How to become a GP?

How to become a GP – 2015

To become a GP, you have to fulfil the conditions laid down in Act No 94/2004 Coll., on conditions for obtaining and recognition of professional qualifications. General Practice Education Programme further specifies the conditions of the act. What does this mean in reality?
At first, let us point out that the term 'pre-attestation training' may sometimes be used instead of the not very well-known term 'specialty training'. In other words, the act lays down conditions concerning the time period after which you can become a GP. Up to this day (February 2015), it takes 3 years.

We recommend that

a) you read the General Practice Education Programme (here) thoroughly. You can find there detailed conditions of specialty training.
b) you read the IPVZ – Institute for Postgraduate Medical Education website, where you can find valid education programme, attestation questions, attestation terms and more.
c) in case of need, you contact the Institute for Postgraduate Medical Education (IPVZ), specifically doctor Josef Štolfa (, who is the most well-informed person in terms of specialty training. Doctor Štolfa is Head of the Department of General Practice; he will help you with your individual needs, which are outside the regular framework.

Now, we are going to mention important points to be aware of.

Specialty training have to be undertaken in an accredited training practice under the supervision of an accredited GP, i.e. you can only contact GPs who have a special permit issued by the Ministry of Health, the so-called 'accreditation'. Here is a list of accredited practices.
Inpatient facilities, where a large part of specialty training is spent, also have to be accredited. These facilities include:
Internal medicine
Attention! You will have to complete several other specialties – otorhinolaryngology, urology, etc. These specialties are listed in the Logbook, not in the education programme. These specialty practices do not require accreditation; their quality is guaranteed by your accredited GP trainer. Therefore, you do not have to complete otorhinolaryngology, etc. in an accredited practice. All such specialties are listed in the Logbook. Urology, rehabilitation medicine, and orthopaedics – various surgical specialties – also do not have to be completed in an accredited practice. These minor specialties are likewise under the auspices of an accredited GP trainer.

Obligatory pre-attestation courses

Obligatory courses/seminars according to the General Practice Education Programme:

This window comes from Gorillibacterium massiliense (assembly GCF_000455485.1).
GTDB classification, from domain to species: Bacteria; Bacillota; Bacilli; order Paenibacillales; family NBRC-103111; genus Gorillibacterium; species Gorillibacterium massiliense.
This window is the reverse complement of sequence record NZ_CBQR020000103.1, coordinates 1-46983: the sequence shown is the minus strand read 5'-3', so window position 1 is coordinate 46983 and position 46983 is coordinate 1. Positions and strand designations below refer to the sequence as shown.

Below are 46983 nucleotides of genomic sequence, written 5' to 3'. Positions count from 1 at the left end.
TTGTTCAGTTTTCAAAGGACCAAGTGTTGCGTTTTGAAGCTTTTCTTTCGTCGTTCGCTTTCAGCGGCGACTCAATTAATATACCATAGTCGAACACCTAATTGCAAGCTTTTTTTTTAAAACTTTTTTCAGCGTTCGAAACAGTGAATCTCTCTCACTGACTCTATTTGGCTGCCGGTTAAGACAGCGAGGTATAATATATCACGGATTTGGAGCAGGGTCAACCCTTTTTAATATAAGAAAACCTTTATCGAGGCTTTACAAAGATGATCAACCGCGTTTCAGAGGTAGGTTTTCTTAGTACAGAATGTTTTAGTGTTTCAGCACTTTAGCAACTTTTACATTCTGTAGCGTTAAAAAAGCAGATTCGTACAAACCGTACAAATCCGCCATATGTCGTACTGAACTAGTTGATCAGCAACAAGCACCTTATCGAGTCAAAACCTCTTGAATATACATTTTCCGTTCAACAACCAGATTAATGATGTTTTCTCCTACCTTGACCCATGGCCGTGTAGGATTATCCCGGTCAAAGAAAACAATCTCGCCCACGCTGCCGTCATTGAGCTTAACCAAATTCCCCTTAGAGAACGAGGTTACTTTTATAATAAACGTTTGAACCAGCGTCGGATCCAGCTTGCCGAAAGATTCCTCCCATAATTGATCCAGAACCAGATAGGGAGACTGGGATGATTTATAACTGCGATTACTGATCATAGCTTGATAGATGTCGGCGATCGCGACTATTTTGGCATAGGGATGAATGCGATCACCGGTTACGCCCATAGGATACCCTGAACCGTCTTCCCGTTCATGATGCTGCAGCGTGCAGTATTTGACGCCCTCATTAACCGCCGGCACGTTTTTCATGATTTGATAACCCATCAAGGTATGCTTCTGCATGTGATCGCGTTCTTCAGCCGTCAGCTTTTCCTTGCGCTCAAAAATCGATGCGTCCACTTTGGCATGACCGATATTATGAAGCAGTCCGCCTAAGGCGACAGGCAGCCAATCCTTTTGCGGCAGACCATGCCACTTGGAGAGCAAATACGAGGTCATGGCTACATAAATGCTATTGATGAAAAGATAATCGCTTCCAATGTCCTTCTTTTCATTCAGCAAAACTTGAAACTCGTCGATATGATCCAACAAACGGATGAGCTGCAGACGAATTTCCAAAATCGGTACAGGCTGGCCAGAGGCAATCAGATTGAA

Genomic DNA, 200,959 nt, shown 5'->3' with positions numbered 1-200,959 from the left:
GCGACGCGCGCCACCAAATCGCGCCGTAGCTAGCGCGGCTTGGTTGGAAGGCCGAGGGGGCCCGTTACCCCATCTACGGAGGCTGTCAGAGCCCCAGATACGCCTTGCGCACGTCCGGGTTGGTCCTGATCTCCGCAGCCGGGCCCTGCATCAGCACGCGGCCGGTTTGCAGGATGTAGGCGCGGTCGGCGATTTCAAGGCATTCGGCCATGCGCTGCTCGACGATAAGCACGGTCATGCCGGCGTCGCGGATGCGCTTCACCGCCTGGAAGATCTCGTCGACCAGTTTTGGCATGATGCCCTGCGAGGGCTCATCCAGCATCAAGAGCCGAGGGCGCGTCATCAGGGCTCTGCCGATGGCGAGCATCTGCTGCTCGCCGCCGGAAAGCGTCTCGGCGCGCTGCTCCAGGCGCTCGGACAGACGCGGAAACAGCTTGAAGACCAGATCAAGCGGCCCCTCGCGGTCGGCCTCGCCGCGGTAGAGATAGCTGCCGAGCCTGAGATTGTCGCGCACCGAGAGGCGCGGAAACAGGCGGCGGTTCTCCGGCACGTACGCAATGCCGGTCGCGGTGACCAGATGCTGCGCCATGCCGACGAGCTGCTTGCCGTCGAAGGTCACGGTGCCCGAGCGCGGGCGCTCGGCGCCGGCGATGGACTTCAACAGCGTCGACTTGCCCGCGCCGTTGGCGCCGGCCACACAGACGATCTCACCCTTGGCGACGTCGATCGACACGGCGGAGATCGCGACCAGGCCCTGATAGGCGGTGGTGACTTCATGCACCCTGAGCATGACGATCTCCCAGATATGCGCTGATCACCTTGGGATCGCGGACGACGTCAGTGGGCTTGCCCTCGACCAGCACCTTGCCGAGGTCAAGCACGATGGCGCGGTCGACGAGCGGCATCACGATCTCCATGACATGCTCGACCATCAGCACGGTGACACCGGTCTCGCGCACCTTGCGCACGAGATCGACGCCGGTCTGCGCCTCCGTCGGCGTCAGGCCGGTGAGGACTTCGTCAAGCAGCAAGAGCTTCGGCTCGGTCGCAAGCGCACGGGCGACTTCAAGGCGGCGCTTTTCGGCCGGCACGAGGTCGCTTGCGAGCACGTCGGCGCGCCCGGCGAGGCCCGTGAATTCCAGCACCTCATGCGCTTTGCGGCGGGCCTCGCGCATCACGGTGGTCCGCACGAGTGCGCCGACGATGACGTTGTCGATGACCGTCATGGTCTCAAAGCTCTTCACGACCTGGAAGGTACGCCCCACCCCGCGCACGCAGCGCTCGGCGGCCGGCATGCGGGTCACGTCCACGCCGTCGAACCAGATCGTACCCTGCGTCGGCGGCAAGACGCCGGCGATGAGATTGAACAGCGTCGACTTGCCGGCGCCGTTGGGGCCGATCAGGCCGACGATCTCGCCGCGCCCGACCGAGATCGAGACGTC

Medical First Aid (3 days),
The Basics of Medical Ethics, Communication, Management, and Legislation in General Practice (2 days),
Harmful Substance Abuse Prevention and Addiction Treatment (1 day),
Radiological Protection (1 day),
Palliative Care (2 days),
Hygiene and Epidemiology (2 days),
Psychotherapy (3 days),
General Practice News (3x 1 day),
The Basics of Medical Ethics, Communication, Management, and Legislation in General Practice Seminar (2 days)
Recommended courses include Selected Chapters from General Practice (2x 5 days), General Approach to an Acute Patient in the Field (2 days), Diabetology in General Practice (5 days), Differential Diagnosis in General Practice (2 days), ECG Course (2 days).

Obligatory courses

IPVZ or any other faculty of medicine carry out courses. IPVZ carries out courses twice in a year, other faculties of medicine have a different system.

IPVZ courses – a note

In case the courses you need to complete are already full, it is recommended (according to what Mr Štolfa told us during our founding meeting) that you send an e-mail to or call Ms Keslová (tel. 261 092 457) so that she can mark you as an applicant or a replacement for the specific course. If there is some other instructor, contact them (see contacts in Educational Events Details, below the List of Educational Events in course search on the IPVZ website).
If it is not possible to integrate the applicant into the course, the organizer of the course will be informed about the number of excess applicants. Depending on the number of excess applicants and their interest in the course, the course may be moved to a more capacious room, or a complimentary course may be carried out in the meantime. In case a registered member cancels his registration, the applicant will become integrated into the course.

What if something's changed?

Unfortunately, things change and information regarding the changes is not always available. Therefore, you should attend courses more often, especially before the attestation exam, ask your colleagues and check the news so that nothing can surprise you. Things should not be this way and we do our best to fix that, but it takes time. It's best to inform you now so that you don't end up disappointed.